We have been on campus for a month and half. That is 52 days. Fifty-two days of getting adjusted, of going to class, of getting drunk, of being free. We have been on campus for 52 days and it took those 52 days for me, a new and naïve Skidmore student to become rooted into the community. It was not easy and I did not notice it, at first. I woke up last Sunday morning; I was groggy and confused, with a slight something pounding on my frontal lobe. I woke up and realized that this feeling was not new. It was uncomfortably familiar. I had entered a routine and had not even realized it.
I do not like routines. I never have and don’t think I ever will. I like new and fun and exciting. That is why I loved the beginning of college. I walked on campus bright-eyed and bushy tailed: the entire freshman class did. As we moved into our new bedrooms, our new homes, we felt surges of anxiety and excitement while our minds wandered with possibilities of the future. We could not stop guessing and hypothesizing and wondering what was coming. At least, I could not.
The campus gleamed and glittered; everything shone, everyone shined. Dhall was a magical place of unlimited, good hearty food and the Case green was what every college brochure tried to portray: frisbee throwing, music playing, and smiling faces galore. Every time I stepped out of Howe, it became a mini adventure; I never knew what I was going to encounter. My mind was in constant motion, tirelessly trying to fit every face to a name and a name to a building. And it was perfect. Classes were perfect, even if they were not. People were perfect, even if they were not. You could not wipe the smile off my face.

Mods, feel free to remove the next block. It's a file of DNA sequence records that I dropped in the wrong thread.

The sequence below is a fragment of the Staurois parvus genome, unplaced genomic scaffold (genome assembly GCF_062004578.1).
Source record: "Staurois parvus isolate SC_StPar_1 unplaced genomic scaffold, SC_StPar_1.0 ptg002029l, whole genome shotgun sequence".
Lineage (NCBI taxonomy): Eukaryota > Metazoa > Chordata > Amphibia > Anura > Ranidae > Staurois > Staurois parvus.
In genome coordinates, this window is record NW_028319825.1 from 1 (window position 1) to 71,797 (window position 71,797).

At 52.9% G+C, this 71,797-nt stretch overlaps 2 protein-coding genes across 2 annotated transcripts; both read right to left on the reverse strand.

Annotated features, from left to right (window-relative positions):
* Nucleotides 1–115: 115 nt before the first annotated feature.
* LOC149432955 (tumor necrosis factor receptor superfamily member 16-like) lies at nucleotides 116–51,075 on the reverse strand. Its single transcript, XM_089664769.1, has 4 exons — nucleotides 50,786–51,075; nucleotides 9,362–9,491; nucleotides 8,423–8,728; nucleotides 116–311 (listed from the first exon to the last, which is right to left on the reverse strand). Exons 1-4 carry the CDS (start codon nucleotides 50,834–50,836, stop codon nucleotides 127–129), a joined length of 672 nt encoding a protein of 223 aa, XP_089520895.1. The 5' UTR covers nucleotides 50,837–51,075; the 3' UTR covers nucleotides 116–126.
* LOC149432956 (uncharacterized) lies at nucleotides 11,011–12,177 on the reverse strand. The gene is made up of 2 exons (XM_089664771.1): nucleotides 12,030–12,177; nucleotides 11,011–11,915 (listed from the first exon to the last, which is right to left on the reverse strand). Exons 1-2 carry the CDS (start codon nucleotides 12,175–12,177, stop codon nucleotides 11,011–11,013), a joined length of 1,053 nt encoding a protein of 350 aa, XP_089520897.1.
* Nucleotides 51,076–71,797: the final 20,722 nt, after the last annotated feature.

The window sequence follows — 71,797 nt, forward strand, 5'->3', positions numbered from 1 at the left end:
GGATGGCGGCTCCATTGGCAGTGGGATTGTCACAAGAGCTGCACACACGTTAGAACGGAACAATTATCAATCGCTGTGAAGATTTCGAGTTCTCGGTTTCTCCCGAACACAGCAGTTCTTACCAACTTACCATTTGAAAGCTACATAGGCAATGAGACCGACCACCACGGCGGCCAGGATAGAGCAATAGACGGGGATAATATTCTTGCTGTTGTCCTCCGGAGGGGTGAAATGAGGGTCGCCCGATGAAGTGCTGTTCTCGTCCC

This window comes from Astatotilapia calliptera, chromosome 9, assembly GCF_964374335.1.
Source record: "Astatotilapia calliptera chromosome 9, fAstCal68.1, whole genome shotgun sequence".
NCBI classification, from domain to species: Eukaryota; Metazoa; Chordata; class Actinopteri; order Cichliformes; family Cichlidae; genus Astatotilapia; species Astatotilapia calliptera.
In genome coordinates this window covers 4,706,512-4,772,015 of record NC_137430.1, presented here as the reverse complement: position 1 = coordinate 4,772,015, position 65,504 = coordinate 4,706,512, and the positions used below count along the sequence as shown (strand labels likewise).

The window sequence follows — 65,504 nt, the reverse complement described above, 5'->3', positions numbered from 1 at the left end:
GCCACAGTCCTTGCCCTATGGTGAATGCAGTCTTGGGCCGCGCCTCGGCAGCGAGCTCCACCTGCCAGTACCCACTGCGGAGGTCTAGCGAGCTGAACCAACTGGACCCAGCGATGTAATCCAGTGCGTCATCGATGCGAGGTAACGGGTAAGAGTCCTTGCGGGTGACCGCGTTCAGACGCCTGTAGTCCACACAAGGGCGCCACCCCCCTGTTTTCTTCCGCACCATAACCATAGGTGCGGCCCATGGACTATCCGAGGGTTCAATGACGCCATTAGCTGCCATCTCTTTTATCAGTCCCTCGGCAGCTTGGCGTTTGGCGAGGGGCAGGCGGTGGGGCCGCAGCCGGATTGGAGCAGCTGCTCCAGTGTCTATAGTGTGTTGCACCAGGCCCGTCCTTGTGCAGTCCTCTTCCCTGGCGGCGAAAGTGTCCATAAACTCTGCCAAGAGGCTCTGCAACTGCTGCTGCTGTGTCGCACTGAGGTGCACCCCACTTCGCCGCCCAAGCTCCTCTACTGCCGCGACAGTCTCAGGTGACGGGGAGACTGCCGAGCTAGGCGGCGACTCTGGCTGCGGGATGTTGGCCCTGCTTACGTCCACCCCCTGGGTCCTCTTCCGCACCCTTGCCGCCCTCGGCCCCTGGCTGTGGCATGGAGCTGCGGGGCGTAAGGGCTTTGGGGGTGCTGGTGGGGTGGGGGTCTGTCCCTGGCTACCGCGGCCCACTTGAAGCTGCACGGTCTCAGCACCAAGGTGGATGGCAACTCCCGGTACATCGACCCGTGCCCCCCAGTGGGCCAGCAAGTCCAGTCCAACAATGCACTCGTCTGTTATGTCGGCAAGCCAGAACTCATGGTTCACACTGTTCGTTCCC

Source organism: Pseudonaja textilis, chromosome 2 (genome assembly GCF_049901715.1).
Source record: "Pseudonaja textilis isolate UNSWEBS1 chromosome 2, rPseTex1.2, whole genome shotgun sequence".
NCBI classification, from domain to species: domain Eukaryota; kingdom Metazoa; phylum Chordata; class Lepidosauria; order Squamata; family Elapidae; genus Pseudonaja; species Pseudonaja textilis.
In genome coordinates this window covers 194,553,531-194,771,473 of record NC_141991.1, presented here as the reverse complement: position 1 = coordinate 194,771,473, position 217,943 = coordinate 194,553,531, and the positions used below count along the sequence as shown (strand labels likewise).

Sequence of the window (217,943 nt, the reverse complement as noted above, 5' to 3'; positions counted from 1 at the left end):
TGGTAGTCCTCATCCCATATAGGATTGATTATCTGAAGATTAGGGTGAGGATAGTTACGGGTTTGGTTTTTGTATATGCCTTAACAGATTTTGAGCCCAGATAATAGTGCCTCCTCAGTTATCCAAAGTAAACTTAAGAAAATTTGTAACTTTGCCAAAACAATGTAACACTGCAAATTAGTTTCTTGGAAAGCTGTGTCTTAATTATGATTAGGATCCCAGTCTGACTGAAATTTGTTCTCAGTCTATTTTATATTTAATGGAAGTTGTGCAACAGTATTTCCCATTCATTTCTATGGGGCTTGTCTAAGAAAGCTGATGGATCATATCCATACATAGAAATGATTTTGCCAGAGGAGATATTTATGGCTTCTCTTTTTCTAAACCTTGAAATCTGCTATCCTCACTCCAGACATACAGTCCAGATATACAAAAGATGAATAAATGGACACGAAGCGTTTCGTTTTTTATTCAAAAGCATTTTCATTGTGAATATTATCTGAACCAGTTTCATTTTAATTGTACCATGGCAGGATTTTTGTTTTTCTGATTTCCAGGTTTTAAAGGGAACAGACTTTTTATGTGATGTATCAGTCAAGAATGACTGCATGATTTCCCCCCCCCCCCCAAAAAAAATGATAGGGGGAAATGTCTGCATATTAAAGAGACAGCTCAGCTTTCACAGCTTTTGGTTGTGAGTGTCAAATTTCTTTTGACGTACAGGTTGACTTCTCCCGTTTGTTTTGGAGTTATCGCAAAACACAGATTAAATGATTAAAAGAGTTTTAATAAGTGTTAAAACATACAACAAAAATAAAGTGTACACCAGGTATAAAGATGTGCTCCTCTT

But as I start the 53rd day, the steady façade of Skidmore is starting to fade. This is not to say Skidmore is not an amazing place, with amazing people. It is and I believe that whole-heartedly. But, instead of summer camp, it is becoming real life. We are getting grades, parents are visiting and there is an overwhelming pressure to start figuring things out. Questions are being asked and we are expected to have answers, answers we never needed before. The honeymoon phase of college has ended.
The timeline is different for everyone. It might have only taken two weeks or it might take you the whole year, but at one point or another, whether you are aware of it or not, Skidmore will hit you. It will never stop being a beautiful campus with intelligent people everywhere you turn, but it will stop being new and start becoming home. It is an adjustment to say the least. One I did not want to make and now, could not be more thankful I did. That Sunday afternoon was rough. To wake up and realize that you have not even commenced is terrifying. But, it is the truth. I have not started; we, as the classes of the 2012-2013 school year have not even begun to experience what this year has to offer. Day 54, here we come!